The clothing and footwear index was up 1.2% in the 12 months to September, after rising 2.1% the previous month. This deceleration was partly attributable to the men’s clothing index and children’s clothing index, which registered smaller year-over-year increases in September than in August. Additionally, the index for women’s clothing recorded no year-over-year change, after posting an increase the previous month.

The transportation index declined 3.5% in the 12 months to September, after decreasing 2.3% in August. This larger year-over-year decrease was mainly attributable to gasoline prices, which fell 7.9% on a month-over-month basis in September, a larger monthly decrease than the index recorded in the same month the previous year. In contrast, the purchase of passenger vehicles index was up 1.6% in the 12 months to September, after increasing 0.6% in August.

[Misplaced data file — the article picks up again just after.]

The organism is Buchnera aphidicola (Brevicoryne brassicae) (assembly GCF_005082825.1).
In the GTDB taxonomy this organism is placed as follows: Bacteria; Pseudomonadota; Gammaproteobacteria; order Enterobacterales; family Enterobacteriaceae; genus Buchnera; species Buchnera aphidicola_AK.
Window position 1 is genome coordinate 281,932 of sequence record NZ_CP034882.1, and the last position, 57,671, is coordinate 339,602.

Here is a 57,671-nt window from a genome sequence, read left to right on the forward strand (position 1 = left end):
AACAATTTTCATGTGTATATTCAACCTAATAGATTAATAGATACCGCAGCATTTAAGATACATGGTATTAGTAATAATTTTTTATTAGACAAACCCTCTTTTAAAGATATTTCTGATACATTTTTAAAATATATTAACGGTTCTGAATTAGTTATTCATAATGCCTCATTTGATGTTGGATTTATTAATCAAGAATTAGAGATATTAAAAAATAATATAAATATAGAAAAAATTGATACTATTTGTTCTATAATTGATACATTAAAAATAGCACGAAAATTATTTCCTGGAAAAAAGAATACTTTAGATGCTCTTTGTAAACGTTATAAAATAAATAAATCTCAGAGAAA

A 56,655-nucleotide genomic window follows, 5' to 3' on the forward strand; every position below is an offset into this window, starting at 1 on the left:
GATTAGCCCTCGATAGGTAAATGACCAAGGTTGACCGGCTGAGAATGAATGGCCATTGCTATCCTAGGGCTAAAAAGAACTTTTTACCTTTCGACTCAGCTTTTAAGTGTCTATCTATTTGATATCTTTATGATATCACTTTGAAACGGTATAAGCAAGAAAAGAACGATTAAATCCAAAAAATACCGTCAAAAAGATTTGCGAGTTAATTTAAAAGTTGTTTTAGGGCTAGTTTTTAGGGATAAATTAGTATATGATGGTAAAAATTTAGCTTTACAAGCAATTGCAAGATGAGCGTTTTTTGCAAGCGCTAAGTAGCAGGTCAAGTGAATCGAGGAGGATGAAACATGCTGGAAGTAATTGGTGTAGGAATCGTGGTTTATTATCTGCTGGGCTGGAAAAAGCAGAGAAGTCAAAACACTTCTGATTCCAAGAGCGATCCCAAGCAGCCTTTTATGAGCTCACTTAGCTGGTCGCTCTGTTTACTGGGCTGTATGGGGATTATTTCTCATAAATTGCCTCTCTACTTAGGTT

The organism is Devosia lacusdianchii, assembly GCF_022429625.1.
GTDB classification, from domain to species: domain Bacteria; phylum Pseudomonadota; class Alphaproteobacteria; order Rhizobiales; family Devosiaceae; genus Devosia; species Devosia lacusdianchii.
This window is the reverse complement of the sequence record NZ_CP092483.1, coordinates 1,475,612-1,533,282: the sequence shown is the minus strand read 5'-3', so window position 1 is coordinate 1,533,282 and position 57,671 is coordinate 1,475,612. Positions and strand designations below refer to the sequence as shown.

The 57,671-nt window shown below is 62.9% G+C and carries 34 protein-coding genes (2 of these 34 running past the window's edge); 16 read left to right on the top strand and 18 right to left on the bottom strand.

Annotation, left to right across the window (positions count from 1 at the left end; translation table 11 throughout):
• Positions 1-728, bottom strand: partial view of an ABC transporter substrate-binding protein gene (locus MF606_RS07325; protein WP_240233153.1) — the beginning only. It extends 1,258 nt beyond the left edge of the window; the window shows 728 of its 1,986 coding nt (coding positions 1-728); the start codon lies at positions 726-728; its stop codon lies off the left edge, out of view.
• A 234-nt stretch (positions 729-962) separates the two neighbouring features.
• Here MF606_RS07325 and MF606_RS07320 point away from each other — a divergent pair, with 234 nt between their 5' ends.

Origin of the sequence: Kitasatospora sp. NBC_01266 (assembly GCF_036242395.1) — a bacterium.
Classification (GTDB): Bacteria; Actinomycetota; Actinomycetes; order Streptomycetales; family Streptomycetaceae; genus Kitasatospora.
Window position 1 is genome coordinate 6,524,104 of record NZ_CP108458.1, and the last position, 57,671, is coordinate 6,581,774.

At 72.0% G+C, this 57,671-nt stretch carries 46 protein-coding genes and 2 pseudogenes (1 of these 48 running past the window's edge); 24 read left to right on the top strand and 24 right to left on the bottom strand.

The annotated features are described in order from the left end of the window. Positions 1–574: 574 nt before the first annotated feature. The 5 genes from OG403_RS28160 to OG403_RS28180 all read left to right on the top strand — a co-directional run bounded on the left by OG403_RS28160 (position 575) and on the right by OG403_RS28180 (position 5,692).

12-month change in the provinces

Consumer prices rose in eight provinces in the 12 months to September. Saskatchewan posted the largest increase, followed by Manitoba, Alberta and British Columbia. The CPI in Prince Edward Island registered its 10th consecutive year-over-year decline.

In every province, prices for gasoline decreased more on a year-over-year basis in September than in August.

The CPI in Saskatchewan was up 1.4% in the 12 months to September, after increasing 1.9% in August. The index for passenger vehicle insurance premiums recorded a smaller year-over-year increase in September (+0.3%) than in August (+7.7%). Traveller accommodation prices rose 3.5% in the 12 months to September, a smaller increase than at the national level.